Then and now: Coral comparisons offer clues to changing climate
June 26, 2015
By revisiting glaciers and coral reefs photographed years before, photographers harness the power of pictures and tell the story of an altered planet.
By David Arnold
The Daily Climate
One of the rewards of my climate work comes when I present my photo comparisons to high school students. I compare scenes of changes over the years to glaciers and hard coral reefs. I find older museum quality images, then return to the sites to reshoot the pictures as precisely as possible.
The reward comes about halfway through the presentation when I transition from ice to corals. First up is a 1995 shot of a resplendent elk horn coral located off St. Croix in the US Virgin Islands. Click and it dissolves into the gray boneyard you see today. Inevitably I hear feet shuffle and perhaps a gasp or muffled moan or two as if they have been sucker punched.
“YES!” I think to myself. Now I know these stewards of the future got it. Who knows? Maybe I even changed a life or three. And this gives me hope.
Such is the power of photographs.
My mission, and that of Double Exposure and its co-founder Gabriela Romanow, is to illustrate indisputably how the baseline is shifting above and below the waterline.
I return to duplicate the early work of others, striving for the same lighting conditions and camera angles, be my perches a mile high or 60 feet underwater. Double Exposure created a traveling exhibit of glacier comparisons that opened at the Museum of Science in Boston in 2008. We intend to do the same with corals. As the portfolio expands, I present the work in progress and I am always impressed how the coral images hurt most.
The glacier pictures from the Alps and Alaska are aerials that can encompass the area of a New England state. I’ve concluded the vertical distance offers the safety of emotional detachment. Bombardiers must feel the same way. But because of the quirky way that light behaves underwater, coral photography is done close up with wide-angle lenses. The relationship is far more intimate, in part because the coral polyp, which builds and lives in forests of calcium carbonate shell, is an animal.
They are not happy.
Hard corals are dying a death by one thousand cuts. Assailants range from local stresses such as shoreline pollution and overfishing to planetary scale climate-related assaults from heat shocks and acidification, which results from carbon dioxide uptake spurring decreasing ocean pH. (Eggshell, like hard coral, is made of calcium carbonate. To witness acidity at work, drop a morsel of eggshell in vinegar.)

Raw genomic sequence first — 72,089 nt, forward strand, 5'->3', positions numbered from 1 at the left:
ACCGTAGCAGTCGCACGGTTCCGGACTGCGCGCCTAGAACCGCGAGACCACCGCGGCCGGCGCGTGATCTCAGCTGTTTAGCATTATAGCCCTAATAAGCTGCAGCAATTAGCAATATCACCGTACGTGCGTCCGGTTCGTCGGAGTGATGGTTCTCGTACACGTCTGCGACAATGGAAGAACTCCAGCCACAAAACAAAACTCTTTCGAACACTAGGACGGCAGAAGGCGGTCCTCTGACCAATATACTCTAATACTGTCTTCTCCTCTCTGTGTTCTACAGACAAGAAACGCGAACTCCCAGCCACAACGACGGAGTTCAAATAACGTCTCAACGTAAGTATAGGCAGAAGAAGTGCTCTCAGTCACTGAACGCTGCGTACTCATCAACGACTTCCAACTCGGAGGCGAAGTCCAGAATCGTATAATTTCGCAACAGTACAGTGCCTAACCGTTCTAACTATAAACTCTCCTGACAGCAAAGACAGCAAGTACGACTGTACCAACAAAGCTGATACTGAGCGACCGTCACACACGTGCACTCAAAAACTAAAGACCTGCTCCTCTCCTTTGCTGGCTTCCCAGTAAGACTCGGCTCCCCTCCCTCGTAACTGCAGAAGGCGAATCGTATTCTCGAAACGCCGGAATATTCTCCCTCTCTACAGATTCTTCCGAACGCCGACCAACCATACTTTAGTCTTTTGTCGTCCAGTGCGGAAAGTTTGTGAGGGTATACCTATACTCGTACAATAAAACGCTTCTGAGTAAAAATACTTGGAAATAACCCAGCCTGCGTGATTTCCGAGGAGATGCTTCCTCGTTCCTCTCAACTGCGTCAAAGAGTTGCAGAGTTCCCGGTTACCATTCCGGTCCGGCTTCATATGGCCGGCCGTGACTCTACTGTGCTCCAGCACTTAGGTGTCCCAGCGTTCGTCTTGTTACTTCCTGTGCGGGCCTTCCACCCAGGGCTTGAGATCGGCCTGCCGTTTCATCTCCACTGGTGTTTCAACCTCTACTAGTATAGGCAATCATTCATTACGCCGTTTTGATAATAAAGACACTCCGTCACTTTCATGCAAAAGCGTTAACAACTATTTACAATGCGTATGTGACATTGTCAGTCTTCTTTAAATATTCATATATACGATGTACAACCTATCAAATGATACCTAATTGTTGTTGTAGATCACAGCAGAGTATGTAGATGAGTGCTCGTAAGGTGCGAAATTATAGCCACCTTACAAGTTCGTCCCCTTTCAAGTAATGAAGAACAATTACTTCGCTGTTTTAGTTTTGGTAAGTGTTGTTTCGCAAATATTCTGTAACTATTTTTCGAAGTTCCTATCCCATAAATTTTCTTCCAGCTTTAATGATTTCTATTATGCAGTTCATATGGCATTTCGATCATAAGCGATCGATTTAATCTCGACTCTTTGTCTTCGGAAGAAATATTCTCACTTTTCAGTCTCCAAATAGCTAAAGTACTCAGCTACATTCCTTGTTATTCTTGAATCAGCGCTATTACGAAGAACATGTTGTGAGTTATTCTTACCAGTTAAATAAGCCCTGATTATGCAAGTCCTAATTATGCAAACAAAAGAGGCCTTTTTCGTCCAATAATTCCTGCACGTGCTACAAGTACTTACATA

More than 60 percent of the world’s reefs are in immediate and direct threat, according to the World Resources Institute, a global research organization. Almost 40 percent of hard corals may be too ill to recover. Out of sight, they may be out of mind. But coral decline is telling us something is very wrong with the water.
I often am re-shooting corals photographed by underwater pioneers from the pre-GPS era who never dreamed someone might want to retake their pictures. Frequently I am asked: “So how do you find these places again?”
The search started in 2010 one hundred miles inland. A central Maine resident had collected just about every issue of Skin Diver magazine printed between 1951 and 2002. My criteria were demanding. A candidate picture had to include a topographic feature to prove the comparison shot was legitimate. The photographer obviously had to still be alive. And he or she had to be willing to go through old slides, believe my project was worthwhile, and have the faintest idea where the picture was taken. The search continues. I probably bat .3 percent—one successful pairing per 300 pictures considered.
Luck helps. For example, one Steve Lucas of Siloam, Arkansas, invited me to his home four years ago to pore over old pictures. Into the late evening we poked through hundreds upon hundreds of slides looking for hard coral scenes that met my demands. Lucas, just 60 years old at the time, had not dived for many years because of diabetes he had had since birth. Nevertheless he could recall the dates, and sometimes the exact locations of pictures as he reveled in the memories they tapped.
One 1982 shot was of a mighty brain coral the size of a small car.
“Located off Key Largo. Must be one of the largest brain corals in the hemisphere,” Lucas said.
Back in the 1960s, someone had sunk a life-sized sculpture of Jesus off the Florida key to promote scuba tourism.
“Find the Jesus and swim about 50 feet in the direction of his raised left arm,” Lucas said.
Five days later he died.
Eventually I got to the Keys. Eventually I found Jesus and sighted down his extended left arm through the murky water and bingo, there was the coral behemoth precisely where Lucas said it would be. The monster was dead, its decaying surface is now the soft substrate into which species of soft corals root.
But as long as its carcass and those of a dozen others remain in my portfolio, they will remind me of the underwater pioneers, a coral world in stress, teenagers who understand, and the power of the photograph.
Photos: First comparison is large brain coral from Key Largo, Florida. Top photo from 1985, taken by Steve Lucas, and second photo taken by David Arnold in 2012.Second comparison is from Buck Island Reef National Monument in St. Croix. Left photo from 1995, taken by John Brooks (NPS), right photo taken by David Arnold in 2011.
Photojournalist David Arnold is a former staff reporter with the Boston Globe (25 years) and co founder of the website Double Exposure.
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